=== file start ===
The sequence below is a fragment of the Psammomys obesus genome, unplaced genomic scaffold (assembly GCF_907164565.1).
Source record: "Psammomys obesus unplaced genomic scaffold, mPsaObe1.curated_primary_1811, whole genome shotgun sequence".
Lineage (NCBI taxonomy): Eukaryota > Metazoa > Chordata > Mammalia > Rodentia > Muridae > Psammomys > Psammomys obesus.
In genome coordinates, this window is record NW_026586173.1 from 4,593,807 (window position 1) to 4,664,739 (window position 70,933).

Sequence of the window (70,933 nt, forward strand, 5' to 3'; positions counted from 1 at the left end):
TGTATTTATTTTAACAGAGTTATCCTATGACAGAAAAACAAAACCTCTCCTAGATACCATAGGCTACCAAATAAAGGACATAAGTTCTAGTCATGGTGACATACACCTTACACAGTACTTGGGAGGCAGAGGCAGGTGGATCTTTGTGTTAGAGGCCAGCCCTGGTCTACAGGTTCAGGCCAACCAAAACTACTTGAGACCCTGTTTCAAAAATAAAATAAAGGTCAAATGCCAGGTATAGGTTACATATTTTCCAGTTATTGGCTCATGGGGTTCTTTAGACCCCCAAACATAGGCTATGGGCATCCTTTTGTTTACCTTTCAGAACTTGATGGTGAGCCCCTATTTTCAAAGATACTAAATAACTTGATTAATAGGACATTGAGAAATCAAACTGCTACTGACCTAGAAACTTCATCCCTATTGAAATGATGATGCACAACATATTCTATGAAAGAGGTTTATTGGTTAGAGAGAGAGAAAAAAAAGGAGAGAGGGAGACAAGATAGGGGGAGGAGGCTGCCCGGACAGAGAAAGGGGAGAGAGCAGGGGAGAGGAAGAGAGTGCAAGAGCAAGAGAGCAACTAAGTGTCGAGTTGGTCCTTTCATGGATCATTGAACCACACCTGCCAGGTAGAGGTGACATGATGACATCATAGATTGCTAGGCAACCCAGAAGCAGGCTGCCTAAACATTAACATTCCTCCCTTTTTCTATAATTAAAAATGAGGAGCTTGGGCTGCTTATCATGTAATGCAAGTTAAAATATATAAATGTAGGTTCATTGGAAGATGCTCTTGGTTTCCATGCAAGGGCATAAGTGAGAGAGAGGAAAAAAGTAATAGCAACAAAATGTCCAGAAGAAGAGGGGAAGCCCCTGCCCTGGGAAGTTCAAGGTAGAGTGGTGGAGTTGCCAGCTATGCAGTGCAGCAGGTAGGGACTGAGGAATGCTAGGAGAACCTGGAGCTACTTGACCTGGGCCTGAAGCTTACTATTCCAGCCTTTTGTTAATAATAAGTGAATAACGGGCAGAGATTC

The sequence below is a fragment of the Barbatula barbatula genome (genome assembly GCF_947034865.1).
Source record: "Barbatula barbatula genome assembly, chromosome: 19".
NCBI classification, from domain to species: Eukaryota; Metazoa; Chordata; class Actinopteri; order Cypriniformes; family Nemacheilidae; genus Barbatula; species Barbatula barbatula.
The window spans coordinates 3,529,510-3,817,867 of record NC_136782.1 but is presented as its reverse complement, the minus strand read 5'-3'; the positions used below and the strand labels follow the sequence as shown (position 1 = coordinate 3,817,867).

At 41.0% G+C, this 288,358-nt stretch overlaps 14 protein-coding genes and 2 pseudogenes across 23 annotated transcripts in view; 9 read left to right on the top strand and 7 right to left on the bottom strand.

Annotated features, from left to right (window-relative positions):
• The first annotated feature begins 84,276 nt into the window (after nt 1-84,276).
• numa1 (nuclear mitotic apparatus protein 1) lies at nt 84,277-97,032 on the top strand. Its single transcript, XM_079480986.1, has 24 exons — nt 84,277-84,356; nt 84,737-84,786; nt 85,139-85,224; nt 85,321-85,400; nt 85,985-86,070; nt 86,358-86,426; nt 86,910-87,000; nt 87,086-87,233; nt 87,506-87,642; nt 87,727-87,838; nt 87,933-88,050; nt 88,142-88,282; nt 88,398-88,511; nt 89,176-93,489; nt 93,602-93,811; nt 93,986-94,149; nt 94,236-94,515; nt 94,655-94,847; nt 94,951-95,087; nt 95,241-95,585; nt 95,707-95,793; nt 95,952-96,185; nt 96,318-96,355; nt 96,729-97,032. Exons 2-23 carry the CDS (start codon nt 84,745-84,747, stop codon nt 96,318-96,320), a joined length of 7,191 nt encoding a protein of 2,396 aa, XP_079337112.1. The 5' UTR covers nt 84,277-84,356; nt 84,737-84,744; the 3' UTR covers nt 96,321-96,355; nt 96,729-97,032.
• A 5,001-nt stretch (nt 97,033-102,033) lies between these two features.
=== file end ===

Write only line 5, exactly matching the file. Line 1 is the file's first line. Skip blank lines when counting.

Sequence of the window (70,933 nt, forward strand, 5' to 3'; positions counted from 1 at the left end):